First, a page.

Dear Music Labels: Please Use Social Media Correctly!

Today, I wanted to cover Jazmine Sullivan’s “Bust Your Windows”. However, upon finding the official video on YouTube, I also found this:

Whatsup

So, I now have to write up about this. Why? Because it seems that the Music Labels (the major ones) don’t realize what they done. They need to be educated on this:

First off, by disabling embedding, you are driving traffic away from your channel. What traffic you may ask?

Let’s take what I wanted to do for example. I want to feature a music video. What I will do is I will go to “YouTube” and find that video. If I find the video, but can’t embed it, then I will go to another user. However, knowing that if that user gets too popular, you’ll shut them down, leaving me to go off youtube to another site to get the very video that you block from embedding.

In the meantime, the money you could be making from my 100+ views is gone because I’m driving traffic away from your channel and giving it to someone else. Now, you may ask “what money”? Here’s the answer:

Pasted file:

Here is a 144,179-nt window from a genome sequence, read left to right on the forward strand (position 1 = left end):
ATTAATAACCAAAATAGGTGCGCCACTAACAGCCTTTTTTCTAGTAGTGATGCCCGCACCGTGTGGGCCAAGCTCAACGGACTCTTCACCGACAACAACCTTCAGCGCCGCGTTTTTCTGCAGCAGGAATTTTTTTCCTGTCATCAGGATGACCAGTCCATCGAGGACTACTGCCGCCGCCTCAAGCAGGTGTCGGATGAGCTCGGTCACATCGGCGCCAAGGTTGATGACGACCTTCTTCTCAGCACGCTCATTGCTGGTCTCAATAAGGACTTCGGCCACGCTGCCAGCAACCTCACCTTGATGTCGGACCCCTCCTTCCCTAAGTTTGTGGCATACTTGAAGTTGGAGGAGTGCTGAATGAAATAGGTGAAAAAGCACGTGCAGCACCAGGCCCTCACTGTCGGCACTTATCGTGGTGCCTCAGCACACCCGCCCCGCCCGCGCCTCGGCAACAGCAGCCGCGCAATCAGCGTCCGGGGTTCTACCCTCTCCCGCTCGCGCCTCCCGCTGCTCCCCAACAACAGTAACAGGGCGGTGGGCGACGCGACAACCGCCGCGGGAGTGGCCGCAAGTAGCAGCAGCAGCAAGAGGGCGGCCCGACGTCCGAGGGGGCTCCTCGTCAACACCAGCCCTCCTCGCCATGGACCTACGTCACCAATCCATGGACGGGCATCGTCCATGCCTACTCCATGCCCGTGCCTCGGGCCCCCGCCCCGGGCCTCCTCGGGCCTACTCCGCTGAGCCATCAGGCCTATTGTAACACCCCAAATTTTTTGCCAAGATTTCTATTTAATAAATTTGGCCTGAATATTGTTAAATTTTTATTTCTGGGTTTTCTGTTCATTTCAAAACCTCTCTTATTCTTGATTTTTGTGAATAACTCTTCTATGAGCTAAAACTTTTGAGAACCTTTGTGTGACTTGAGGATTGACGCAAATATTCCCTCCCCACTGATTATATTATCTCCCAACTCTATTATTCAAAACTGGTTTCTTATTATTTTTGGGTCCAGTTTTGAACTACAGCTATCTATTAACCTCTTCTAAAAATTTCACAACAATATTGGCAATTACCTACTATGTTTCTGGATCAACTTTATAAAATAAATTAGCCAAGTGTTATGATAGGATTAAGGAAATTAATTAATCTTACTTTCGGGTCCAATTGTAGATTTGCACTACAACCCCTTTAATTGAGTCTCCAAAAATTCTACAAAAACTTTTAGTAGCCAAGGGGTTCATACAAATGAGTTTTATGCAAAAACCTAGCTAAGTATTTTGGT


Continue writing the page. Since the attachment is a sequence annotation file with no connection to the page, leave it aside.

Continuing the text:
musictakenotes

Note what you’ll miss out. Advertising money because chances are, a click-though will result in people wanting to find out more music by this artist. But there’s also other things, like the ability to share, add to playlist and chances of them subscribing for even more chances of getting their attention.

What Music Labels (of all kinds) don’t understand is that by giving the user that ability to spread your video, we will more than likely come to the source for things. But when you do something like disable a video or speak to fans as we’re numbers, then it more than lightly turns them off.

Of course, if you want me to name one successful band that will share their music videos, then… OK GO.

This band basically did a simple music video and share it on YouTube. What happened afterwards? Not only did it caught on. Lots of people started to do their own version of the dances, giving Ok Go a brand to recognize.

For those who wants a Hip-Hop example… don’t hate. Once an Internet Star-turned-rapper celebrity Soulja Boy Tellem uses YouTube and it’s features to make sure his movement was felt. While the official music labels prevent users from embedding videos, Souljah Boy just place them on his channel and giving his fans a direct connection to him, which makes him #1 on the grinding side.

So, music labels, please stop making it hard for me and others to cover your guys! It’s bad enough that I have several broken videos on my blog. You want us to “respect your copyright” and even thought you have the tools, you refuse to use them probably.

You are losing out more by NOT allowing us to embed the videos. You might as well stop it altogether. No one will miss it.

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